kilogray


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kilogray

(ˈkɪləˌɡreɪ)
n
1. (Units) one thousand grays
2. (Nuclear Physics) one thousand grays
Collins English Dictionary – Complete and Unabridged, 12th Edition 2014 © HarperCollins Publishers 1991, 1994, 1998, 2000, 2003, 2006, 2007, 2009, 2011, 2014
References in periodicals archive ?
kGy: kilogray: a unit of irradiation administered to a drug or raw material from a cobalt-60 or e-beam reactor for the purpose of lowering bioburden or producing sterility.
Lu and Kumakura, (1995) proposed that combine treatment of peracetic acid with increasing dose of radiation up to 500 kGy (KiloGray) or above can significantly enhance enzymatic hydrolysis of wheat straw.
Craven noted she is seeing an increased number of sensitive products that can't handle the traditional higher doses associated with radiation sterilization in the 25-50 kilogray range.
"One of our customers had a drug-coated stent, and the drug could only get 30 kilogray [kGy]," recalled Larry Nichols, chief operating officer of Nutek Corporation, an irradiation sterilizer based in Hayward, Calif.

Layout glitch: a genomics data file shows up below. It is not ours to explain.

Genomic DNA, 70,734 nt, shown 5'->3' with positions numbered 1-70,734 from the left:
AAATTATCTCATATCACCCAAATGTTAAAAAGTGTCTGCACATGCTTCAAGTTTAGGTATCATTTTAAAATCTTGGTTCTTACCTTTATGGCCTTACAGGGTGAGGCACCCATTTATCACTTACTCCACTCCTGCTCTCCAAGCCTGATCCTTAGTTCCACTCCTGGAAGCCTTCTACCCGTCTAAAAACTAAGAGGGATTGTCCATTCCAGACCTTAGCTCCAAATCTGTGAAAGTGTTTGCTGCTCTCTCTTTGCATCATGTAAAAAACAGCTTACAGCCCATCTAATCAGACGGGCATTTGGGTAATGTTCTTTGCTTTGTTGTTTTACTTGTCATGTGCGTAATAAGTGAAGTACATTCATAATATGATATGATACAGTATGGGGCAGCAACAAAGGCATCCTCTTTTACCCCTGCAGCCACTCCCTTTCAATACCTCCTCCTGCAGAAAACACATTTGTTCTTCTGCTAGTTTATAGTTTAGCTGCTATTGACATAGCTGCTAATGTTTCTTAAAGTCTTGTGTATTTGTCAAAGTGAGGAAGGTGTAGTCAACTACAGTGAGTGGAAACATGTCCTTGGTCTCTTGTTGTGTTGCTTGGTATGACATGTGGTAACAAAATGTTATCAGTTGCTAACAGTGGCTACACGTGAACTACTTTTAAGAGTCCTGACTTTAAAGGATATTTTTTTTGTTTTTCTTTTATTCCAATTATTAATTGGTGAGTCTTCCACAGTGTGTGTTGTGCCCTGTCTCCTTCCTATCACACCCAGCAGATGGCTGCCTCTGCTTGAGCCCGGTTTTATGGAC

Today, the amount a device is exposed to gamma irradiation is expressed in the international standard of KiloGray (KGy).
Specifically, the petitioner requested a response to amend the food additive regulations to provide for the safe use of ionizing radiation for the control of foodborne pathogens and extension of shelf-life in fresh iceberg lettuce and fresh spinach up to a maximum absorbed dose of 4.0 kilogray (kGy).
Individual bacterial species--three isolate mixtures--were inoculated onto the surface of each product and irradiated in a self-contained irradiator at 0.095 kilogray (kGy) per min, at 4 C in an aerobic environment.
At the same time, the Joint Expert Committee on Food Irradiation (JECFI), which represents most countries, concluded that all foods irradiated with 10 kilogray (kGy) or less, the maximum level for food pasteurization, was not toxic and would not affect the nutrients.
In the first installment of this series, headlined "Food Fight," (NCR, May 24), the box at the bottom of Page 15, "Regulating food irradiation," did not explain that "kiloGray" is a measure of ionizing radiation, the kind of x-rays approved by the U.S.
The FDA has been asked to allow an increase in irradiation levels from 1 kilogray to 4 kilograys to kill pathogens.
Published in the July 2000 issue of the Journal of Food Protection, Rajkowski's research showed that a 2 kiloGray level of irradiation achieves a 100,000-fold, reduction in pathogens, the level recommended by the Food and Drug Administration.